Full Length Research Paper
This study is an attempt to test the existence of a stable money demand function in Sudan during the period, 1960 to 2010. The money demand function includes real money balances, real GDP (as scale variable), the rate of inflation and exchange rate (as opportunity cost of holding money balances variables). The study applies cointegration and error correction models to examine the behavior of money demand during the period of analysis, all included variables have been expressed in logarithmic form (with the exception of inflation rate). Based on time series data (annually observations), cointegration results reveal that there is a long-run relationship between real money balances and the explanatory variables. In this long-run relationship, the estimated coefficients are consistent with the economic theory behind the demand for money. Error correction model (ECM) has been used to estimate the short-run money demand function, in which the estimated coefficients are also consistent with the economic theory and generally weaker in magnitude than those related to the long-run equilibrium. In this study, after incorporating the stability tests, the empirical results show that the money demand function is stable between 1960 and 2010. The study concludes that it is possible to use the narrow money aggregate as target of monetary policy in Sudan.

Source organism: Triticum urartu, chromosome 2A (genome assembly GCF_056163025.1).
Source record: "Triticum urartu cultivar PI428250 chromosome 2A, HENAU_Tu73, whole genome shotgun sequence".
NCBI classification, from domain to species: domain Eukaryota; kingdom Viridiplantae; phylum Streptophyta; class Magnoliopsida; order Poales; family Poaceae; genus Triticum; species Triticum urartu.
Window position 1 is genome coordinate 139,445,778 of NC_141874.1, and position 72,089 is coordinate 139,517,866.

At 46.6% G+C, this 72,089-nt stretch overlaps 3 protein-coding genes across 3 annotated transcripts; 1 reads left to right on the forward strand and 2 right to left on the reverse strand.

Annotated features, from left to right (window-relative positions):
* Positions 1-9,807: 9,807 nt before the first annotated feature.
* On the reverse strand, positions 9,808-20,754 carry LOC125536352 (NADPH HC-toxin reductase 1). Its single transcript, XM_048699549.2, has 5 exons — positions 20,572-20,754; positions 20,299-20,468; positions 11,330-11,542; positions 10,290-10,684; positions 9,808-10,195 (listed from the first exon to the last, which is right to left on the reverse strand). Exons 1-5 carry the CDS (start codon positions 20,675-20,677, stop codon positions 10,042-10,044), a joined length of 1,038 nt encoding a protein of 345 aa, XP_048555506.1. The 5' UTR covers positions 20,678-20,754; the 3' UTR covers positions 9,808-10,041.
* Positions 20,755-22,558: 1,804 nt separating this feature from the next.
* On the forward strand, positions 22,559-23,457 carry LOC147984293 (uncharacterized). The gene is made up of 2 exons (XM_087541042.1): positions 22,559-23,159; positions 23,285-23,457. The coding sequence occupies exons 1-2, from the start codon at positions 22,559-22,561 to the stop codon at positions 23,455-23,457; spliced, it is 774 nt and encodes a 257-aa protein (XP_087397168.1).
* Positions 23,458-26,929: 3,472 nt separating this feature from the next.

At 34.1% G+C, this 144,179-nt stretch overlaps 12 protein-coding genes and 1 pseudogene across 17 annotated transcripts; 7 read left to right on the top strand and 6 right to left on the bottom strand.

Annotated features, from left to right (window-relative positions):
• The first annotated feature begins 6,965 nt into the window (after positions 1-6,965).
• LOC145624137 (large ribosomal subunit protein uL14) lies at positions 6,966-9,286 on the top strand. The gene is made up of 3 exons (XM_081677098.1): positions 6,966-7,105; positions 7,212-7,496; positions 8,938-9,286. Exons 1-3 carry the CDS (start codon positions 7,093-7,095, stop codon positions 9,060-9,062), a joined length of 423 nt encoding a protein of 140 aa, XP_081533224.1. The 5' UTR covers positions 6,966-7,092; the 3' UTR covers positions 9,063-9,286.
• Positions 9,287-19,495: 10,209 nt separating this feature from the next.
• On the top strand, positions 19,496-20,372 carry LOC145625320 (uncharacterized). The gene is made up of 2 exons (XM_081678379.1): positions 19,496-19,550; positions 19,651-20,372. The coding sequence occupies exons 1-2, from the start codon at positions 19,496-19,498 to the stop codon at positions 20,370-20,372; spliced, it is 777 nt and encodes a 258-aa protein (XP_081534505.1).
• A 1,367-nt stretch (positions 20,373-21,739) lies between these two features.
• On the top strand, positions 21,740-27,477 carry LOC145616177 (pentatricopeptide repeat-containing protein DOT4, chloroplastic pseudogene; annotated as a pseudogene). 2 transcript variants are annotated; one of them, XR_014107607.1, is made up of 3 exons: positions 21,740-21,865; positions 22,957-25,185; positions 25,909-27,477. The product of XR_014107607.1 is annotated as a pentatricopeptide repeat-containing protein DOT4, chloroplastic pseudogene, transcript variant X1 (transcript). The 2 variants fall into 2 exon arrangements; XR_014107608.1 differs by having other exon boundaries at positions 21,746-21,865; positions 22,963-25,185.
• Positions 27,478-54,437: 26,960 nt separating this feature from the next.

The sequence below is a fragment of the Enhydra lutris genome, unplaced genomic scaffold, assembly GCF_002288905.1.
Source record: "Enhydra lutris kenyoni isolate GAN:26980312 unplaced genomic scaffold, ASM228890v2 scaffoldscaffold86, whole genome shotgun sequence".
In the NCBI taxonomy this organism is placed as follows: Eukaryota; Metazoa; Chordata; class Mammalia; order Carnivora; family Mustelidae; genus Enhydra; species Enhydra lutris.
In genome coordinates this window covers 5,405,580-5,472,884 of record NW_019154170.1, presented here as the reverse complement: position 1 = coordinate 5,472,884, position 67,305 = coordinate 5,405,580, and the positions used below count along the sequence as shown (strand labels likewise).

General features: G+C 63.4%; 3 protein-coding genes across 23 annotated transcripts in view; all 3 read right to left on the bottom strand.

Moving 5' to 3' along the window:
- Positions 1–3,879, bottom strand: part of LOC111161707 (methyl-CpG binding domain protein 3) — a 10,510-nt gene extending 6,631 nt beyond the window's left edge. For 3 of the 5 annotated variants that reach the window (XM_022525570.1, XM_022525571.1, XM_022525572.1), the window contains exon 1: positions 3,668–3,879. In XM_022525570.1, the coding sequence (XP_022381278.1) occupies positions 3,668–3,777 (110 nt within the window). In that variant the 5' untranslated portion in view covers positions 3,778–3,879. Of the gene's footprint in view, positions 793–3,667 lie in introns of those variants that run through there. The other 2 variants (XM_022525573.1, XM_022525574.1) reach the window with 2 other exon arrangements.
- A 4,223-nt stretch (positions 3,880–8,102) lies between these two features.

Key words: Money demand, cointegration, error correction, stability, Sudan.
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